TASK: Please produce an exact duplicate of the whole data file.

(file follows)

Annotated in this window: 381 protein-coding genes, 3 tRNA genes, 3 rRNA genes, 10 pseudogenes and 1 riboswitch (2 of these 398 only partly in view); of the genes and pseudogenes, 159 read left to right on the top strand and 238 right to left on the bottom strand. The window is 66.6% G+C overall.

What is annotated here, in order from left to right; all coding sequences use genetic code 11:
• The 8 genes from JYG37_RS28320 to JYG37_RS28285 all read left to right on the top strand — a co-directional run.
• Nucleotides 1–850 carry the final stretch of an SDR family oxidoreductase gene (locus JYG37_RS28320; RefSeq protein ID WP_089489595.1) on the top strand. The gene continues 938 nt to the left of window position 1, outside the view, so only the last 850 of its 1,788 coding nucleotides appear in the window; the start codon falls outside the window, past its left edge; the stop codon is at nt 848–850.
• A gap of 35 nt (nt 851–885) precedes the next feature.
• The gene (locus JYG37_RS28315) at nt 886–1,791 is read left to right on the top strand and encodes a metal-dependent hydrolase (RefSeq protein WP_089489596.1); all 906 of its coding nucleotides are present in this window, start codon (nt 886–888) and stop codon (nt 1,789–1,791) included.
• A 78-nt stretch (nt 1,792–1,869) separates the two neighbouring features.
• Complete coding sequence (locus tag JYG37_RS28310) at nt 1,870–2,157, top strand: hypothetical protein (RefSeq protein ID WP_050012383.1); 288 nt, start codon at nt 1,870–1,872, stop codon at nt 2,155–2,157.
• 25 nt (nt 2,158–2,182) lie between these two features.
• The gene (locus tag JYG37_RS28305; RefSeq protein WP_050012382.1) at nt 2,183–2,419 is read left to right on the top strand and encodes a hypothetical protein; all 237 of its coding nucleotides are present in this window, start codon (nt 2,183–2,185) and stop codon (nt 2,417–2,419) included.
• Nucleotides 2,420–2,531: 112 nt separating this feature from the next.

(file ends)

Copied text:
Annotated in this window: 381 protein-coding genes, 3 tRNA genes, 3 rRNA genes, 10 pseudogenes and 1 riboswitch (2 of these 398 only partly in view); of the genes and pseudogenes, 159 read left to right on the top strand and 238 right to left on the bottom strand. The window is 66.6% G+C overall.

What is annotated here, in order from left to right; all coding sequences use genetic code 11:
• The 8 genes from JYG37_RS28320 to JYG37_RS28285 all read left to right on the top strand — a co-directional run.
• Nucleotides 1–850 carry the final stretch of an SDR family oxidoreductase gene (locus JYG37_RS28320; RefSeq protein ID WP_089489595.1) on the top strand. The gene continues 938 nt to the left of window position 1, outside the view, so only the last 850 of its 1,788 coding nucleotides appear in the window; the start codon falls outside the window, past its left edge; the stop codon is at nt 848–850.
• A gap of 35 nt (nt 851–885) precedes the next feature.
• The gene (locus JYG37_RS28315) at nt 886–1,791 is read left to right on the top strand and encodes a metal-dependent hydrolase (RefSeq protein WP_089489596.1); all 906 of its coding nucleotides are present in this window, start codon (nt 886–888) and stop codon (nt 1,789–1,791) included.
• A 78-nt stretch (nt 1,792–1,869) separates the two neighbouring features.
• Complete coding sequence (locus tag JYG37_RS28310) at nt 1,870–2,157, top strand: hypothetical protein (RefSeq protein ID WP_050012383.1); 288 nt, start codon at nt 1,870–1,872, stop codon at nt 2,155–2,157.
• 25 nt (nt 2,158–2,182) lie between these two features.
• The gene (locus tag JYG37_RS28305; RefSeq protein WP_050012382.1) at nt 2,183–2,419 is read left to right on the top strand and encodes a hypothetical protein; all 237 of its coding nucleotides are present in this window, start codon (nt 2,183–2,185) and stop codon (nt 2,417–2,419) included.
• Nucleotides 2,420–2,531: 112 nt separating this feature from the next.